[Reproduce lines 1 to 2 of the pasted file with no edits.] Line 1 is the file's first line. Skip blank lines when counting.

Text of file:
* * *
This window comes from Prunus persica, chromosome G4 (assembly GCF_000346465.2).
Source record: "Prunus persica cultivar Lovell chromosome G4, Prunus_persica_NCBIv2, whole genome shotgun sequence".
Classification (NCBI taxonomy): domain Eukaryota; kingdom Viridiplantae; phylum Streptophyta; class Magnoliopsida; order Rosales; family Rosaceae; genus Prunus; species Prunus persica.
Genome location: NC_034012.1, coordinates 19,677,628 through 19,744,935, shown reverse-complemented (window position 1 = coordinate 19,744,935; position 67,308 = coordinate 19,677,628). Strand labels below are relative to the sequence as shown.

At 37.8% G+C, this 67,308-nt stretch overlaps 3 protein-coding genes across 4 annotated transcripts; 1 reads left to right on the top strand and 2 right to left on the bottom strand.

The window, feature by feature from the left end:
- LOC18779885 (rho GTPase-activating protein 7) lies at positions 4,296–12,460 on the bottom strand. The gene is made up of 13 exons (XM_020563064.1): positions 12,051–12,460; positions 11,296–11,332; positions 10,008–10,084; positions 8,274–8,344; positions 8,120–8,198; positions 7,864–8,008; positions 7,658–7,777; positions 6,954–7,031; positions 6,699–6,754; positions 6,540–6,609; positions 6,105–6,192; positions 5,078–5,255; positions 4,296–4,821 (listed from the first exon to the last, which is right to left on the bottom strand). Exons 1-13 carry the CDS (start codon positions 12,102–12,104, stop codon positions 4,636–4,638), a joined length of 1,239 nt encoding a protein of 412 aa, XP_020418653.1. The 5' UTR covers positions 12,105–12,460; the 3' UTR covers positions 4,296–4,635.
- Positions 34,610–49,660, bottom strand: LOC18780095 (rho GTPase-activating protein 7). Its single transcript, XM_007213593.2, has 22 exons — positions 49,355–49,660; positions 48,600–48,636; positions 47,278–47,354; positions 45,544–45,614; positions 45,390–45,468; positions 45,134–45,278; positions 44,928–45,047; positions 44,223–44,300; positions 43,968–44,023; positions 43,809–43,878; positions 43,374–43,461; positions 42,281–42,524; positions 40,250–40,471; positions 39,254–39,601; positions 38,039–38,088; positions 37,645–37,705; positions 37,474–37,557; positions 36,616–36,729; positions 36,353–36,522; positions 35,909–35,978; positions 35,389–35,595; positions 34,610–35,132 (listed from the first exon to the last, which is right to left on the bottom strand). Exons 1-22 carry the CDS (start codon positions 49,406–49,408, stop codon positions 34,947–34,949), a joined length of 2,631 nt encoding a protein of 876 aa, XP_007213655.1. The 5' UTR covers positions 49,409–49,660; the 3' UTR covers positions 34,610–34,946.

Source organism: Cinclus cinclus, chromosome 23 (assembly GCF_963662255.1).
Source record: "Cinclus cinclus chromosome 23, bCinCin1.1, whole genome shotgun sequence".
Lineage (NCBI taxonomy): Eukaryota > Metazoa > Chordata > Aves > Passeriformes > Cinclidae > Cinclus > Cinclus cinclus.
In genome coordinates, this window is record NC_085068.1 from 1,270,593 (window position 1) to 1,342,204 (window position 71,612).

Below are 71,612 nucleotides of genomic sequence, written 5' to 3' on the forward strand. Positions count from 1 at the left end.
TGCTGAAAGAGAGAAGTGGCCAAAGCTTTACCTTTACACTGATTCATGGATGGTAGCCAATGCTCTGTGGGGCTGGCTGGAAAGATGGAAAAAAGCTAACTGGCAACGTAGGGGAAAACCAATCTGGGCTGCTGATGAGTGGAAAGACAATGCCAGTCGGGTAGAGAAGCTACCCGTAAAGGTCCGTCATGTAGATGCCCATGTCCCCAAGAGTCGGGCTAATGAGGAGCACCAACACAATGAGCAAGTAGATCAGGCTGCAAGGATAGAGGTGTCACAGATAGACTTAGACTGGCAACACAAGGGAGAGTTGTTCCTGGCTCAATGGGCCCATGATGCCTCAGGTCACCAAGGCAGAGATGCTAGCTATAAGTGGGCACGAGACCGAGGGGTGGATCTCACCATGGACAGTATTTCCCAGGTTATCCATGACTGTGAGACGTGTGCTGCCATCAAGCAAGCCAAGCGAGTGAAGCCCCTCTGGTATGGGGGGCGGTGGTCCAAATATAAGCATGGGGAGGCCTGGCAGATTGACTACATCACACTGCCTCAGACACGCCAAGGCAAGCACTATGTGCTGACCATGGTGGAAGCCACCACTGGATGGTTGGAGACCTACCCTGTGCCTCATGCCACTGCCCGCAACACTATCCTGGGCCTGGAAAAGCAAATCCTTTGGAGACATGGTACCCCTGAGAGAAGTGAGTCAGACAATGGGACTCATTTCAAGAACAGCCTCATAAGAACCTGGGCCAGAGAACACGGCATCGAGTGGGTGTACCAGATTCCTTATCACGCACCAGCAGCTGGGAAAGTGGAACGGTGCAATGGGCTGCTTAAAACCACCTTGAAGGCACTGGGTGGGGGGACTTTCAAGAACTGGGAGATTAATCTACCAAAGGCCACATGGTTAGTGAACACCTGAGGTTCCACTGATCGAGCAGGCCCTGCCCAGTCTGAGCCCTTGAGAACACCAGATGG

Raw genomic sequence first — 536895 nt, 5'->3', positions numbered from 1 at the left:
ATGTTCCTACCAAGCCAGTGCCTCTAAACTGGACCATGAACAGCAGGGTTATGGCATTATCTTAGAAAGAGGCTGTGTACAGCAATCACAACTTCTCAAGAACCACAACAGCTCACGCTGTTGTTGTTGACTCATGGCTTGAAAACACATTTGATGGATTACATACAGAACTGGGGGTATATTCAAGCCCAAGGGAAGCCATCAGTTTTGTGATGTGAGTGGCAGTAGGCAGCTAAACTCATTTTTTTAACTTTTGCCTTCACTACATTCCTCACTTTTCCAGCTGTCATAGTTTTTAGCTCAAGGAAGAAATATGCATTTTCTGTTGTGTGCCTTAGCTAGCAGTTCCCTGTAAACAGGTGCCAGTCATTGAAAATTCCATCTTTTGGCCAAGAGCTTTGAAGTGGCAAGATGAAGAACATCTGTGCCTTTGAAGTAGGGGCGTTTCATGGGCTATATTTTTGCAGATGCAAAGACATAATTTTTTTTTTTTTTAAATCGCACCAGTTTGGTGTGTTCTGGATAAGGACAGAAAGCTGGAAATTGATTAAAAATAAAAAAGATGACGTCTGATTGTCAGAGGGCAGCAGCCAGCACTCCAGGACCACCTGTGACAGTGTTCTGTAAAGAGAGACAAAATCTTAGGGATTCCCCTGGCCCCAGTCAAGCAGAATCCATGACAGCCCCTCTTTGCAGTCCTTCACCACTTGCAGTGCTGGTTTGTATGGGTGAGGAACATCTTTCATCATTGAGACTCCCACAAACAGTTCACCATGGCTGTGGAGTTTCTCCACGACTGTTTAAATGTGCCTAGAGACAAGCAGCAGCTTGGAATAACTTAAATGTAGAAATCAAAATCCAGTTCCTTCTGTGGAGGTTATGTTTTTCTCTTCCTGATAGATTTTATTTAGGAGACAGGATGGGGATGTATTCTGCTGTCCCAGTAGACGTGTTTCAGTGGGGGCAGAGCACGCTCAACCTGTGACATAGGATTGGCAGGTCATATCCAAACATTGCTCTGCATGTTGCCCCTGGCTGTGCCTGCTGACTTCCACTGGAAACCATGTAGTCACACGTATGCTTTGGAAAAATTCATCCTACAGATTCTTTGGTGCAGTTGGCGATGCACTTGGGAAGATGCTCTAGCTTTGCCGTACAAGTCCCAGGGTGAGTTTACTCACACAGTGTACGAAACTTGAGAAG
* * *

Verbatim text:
This window comes from Prunus persica, chromosome G4 (assembly GCF_000346465.2).
Source record: "Prunus persica cultivar Lovell chromosome G4, Prunus_persica_NCBIv2, whole genome shotgun sequence".